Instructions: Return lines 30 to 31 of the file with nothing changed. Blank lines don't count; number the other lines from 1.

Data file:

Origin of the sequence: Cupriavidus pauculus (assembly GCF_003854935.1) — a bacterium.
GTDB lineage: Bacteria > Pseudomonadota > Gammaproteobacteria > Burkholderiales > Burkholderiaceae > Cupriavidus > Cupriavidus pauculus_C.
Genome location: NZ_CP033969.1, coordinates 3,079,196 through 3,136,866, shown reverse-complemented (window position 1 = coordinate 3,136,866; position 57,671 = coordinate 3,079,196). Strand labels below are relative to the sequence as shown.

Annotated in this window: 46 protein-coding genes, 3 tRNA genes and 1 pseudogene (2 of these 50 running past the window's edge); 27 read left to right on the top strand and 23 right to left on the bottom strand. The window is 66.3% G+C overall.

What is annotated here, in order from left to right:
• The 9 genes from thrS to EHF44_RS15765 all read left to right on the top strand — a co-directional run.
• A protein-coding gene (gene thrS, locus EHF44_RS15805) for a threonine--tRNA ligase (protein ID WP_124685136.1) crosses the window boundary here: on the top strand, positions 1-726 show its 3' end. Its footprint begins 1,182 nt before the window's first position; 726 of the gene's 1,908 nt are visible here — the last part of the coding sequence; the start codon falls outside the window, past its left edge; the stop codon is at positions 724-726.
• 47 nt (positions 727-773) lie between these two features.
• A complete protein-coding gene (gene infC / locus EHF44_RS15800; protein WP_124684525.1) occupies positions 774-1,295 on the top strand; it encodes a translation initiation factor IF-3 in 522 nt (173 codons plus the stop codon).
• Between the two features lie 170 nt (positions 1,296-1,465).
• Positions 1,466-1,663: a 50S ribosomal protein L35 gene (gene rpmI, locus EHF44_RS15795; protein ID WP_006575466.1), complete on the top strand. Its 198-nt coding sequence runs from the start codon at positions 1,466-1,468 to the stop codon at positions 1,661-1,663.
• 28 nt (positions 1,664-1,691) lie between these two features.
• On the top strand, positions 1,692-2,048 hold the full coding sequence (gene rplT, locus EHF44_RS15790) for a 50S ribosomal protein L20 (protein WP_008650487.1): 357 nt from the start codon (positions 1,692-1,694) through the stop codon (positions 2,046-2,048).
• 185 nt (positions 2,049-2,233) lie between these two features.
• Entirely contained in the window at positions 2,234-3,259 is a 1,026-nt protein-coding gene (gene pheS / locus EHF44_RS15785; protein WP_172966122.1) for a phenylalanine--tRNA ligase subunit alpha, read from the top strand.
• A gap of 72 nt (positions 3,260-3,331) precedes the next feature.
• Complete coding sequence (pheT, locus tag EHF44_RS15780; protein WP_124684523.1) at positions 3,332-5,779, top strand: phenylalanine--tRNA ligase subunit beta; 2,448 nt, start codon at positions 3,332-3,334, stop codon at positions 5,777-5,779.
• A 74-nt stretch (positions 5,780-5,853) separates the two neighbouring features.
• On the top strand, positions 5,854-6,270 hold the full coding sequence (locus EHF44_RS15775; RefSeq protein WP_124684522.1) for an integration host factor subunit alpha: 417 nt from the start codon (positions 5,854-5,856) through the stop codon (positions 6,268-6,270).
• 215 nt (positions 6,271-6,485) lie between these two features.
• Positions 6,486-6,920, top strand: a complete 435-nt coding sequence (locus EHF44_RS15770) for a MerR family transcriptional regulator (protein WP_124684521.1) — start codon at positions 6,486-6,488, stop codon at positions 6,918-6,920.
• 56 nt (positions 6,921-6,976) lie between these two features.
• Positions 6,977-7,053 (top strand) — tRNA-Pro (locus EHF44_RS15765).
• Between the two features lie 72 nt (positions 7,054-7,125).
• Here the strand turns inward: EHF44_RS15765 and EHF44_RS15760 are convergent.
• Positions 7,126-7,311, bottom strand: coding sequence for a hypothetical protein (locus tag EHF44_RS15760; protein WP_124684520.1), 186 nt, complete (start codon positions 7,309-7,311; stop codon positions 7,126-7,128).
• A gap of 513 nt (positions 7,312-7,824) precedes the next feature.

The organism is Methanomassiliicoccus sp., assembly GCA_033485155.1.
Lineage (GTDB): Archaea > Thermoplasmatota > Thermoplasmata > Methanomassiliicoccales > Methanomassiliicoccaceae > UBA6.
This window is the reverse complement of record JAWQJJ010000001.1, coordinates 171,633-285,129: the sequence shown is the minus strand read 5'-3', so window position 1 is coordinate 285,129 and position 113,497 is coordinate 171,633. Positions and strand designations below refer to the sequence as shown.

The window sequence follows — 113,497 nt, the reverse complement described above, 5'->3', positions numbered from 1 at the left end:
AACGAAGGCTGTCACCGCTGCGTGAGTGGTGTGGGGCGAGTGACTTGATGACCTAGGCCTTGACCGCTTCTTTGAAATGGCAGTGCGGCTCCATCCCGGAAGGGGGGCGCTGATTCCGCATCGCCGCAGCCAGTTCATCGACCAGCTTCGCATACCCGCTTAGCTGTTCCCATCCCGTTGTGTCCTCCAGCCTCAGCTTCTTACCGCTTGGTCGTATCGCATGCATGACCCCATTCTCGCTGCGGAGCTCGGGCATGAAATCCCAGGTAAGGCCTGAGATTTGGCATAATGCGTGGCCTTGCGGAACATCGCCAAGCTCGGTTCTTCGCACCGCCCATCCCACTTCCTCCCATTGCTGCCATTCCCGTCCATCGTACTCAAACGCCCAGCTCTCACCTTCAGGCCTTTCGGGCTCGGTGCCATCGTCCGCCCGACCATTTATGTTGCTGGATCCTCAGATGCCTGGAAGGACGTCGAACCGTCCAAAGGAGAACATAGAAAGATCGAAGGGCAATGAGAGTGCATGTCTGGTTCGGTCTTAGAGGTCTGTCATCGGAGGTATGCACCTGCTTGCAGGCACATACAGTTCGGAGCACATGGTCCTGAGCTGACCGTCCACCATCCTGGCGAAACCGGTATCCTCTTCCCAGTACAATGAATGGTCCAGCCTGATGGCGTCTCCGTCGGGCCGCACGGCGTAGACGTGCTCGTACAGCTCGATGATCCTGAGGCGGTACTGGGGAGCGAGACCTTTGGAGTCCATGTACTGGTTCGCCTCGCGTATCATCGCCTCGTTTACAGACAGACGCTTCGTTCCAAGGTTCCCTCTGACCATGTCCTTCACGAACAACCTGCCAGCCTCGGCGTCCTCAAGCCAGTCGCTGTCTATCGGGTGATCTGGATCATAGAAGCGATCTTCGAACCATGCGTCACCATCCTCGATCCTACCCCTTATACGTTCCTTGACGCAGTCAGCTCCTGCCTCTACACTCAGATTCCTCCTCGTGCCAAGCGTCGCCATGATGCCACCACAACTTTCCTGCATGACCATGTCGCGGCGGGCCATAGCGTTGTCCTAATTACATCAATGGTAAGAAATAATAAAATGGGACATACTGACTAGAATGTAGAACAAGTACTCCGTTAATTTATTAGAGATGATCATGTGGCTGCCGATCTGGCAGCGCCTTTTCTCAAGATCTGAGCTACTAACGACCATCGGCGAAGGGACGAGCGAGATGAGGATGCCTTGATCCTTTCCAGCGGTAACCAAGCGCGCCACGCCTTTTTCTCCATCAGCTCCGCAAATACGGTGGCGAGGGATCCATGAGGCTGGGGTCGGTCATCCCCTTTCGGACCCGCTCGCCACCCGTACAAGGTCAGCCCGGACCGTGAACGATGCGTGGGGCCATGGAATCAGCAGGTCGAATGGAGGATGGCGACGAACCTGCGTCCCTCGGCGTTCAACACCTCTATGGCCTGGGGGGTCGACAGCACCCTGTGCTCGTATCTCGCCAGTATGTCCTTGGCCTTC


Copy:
This window is the reverse complement of record JAWQJJ010000001.1, coordinates 171,633-285,129: the sequence shown is the minus strand read 5'-3', so window position 1 is coordinate 285,129 and position 113,497 is coordinate 171,633. Positions and strand designations below refer to the sequence as shown.

The window sequence follows — 113,497 nt, the reverse complement described above, 5'->3', positions numbered from 1 at the left end: